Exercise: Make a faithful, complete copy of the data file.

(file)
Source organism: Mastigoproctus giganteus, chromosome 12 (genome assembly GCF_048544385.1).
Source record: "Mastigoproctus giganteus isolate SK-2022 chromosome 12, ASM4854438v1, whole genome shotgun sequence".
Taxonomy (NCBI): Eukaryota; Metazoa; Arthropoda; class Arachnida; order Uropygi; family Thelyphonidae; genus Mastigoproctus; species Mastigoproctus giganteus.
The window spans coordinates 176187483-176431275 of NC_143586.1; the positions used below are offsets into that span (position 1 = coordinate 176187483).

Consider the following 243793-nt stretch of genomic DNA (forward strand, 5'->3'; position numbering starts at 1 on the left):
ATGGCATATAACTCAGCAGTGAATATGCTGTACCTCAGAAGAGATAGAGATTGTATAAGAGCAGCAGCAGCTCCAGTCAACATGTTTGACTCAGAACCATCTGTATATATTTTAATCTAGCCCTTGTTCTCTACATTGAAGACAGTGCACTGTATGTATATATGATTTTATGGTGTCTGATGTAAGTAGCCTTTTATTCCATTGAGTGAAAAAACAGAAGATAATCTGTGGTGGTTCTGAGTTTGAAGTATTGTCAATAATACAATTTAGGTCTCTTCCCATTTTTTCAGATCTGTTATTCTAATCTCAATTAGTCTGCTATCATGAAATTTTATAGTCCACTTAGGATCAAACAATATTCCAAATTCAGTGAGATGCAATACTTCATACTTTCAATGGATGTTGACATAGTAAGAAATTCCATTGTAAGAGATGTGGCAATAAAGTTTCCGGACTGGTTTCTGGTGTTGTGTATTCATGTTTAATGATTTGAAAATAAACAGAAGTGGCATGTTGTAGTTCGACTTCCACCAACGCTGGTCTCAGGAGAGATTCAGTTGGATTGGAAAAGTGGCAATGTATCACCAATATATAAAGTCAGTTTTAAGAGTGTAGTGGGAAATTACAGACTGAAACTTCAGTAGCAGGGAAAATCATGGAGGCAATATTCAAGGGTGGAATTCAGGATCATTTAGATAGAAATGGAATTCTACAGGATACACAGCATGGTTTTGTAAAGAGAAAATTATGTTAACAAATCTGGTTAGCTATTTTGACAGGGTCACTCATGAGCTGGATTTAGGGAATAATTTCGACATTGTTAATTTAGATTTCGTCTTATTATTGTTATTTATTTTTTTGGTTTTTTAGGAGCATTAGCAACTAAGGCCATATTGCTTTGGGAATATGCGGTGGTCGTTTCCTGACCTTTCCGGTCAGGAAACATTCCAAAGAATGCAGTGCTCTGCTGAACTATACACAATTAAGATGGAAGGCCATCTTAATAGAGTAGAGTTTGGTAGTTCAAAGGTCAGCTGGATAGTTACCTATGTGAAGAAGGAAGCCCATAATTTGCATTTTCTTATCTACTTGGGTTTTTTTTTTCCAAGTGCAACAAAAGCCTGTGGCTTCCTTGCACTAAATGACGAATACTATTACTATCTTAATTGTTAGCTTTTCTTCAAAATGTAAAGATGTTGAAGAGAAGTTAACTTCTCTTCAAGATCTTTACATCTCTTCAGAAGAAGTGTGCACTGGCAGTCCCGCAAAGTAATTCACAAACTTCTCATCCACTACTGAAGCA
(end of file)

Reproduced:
Source organism: Mastigoproctus giganteus, chromosome 12 (genome assembly GCF_048544385.1).
Source record: "Mastigoproctus giganteus isolate SK-2022 chromosome 12, ASM4854438v1, whole genome shotgun sequence".
Taxonomy (NCBI): Eukaryota; Metazoa; Arthropoda; class Arachnida; order Uropygi; family Thelyphonidae; genus Mastigoproctus; species Mastigoproctus giganteus.
The window spans coordinates 176187483-176431275 of NC_143586.1; the positions used below are offsets into that span (position 1 = coordinate 176187483).

Consider the following 243793-nt stretch of genomic DNA (forward strand, 5'->3'; position numbering starts at 1 on the left):
ATGGCATATAACTCAGCAGTGAATATGCTGTACCTCAGAAGAGATAGAGATTGTATAAGAGCAGCAGCAGCTCCAGTCAACATGTTTGACTCAGAACCATCTGTATATATTTTAATCTAGCCCTTGTTCTCTACATTGAAGACAGTGCACTGTATGTATATATGATTTTATGGTGTCTGATGTAAGTAGCCTTTTATTCCATTGAGTGAAAAAACAGAAGATAATCTGTGGTGGTTCTGAGTTTGAAGTATTGTCAATAATACAATTTAGGTCTCTTCCCATTTTTTCAGATCTGTTATTCTAATCTCAATTAGTCTGCTATCATGAAATTTTATAGTCCACTTAGGATCAAACAATATTCCAAATTCAGTGAGATGCAATACTTCATACTTTCAATGGATGTTGACATAGTAAGAAATTCCATTGTAAGAGATGTGGCAATAAAGTTTCCGGACTGGTTTCTGGTGTTGTGTATTCATGTTTAATGATTTGAAAATAAACAGAAGTGGCATGTTGTAGTTCGACTTCCACCAACGCTGGTCTCAGGAGAGATTCAGTTGGATTGGAAAAGTGGCAATGTATCACCAATATATAAAGTCAGTTTTAAGAGTGTAGTGGGAAATTACAGACTGAAACTTCAGTAGCAGGGAAAATCATGGAGGCAATATTCAAGGGTGGAATTCAGGATCATTTAGATAGAAATGGAATTCTACAGGATACACAGCATGGTTTTGTAAAGAGAAAATTATGTTAACAAATCTGGTTAGCTATTTTGACAGGGTCACTCATGAGCTGGATTTAGGGAATAATTTCGACATTGTTAATTTAGATTTCGTCTTATTATTGTTATTTATTTTTTTGGTTTTTTAGGAGCATTAGCAACTAAGGCCATATTGCTTTGGGAATATGCGGTGGTCGTTTCCTGACCTTTCCGGTCAGGAAACATTCCAAAGAATGCAGTGCTCTGCTGAACTATACACAATTAAGATGGAAGGCCATCTTAATAGAGTAGAGTTTGGTAGTTCAAAGGTCAGCTGGATAGTTACCTATGTGAAGAAGGAAGCCCATAATTTGCATTTTCTTATCTACTTGGGTTTTTTTTTTCCAAGTGCAACAAAAGCCTGTGGCTTCCTTGCACTAAATGACGAATACTATTACTATCTTAATTGTTAGCTTTTCTTCAAAATGTAAAGATGTTGAAGAGAAGTTAACTTCTCTTCAAGATCTTTACATCTCTTCAGAAGAAGTGTGCACTGGCAGTCCCGCAAAGTAATTCACAAACTTCTCATCCACTACTGAAGCA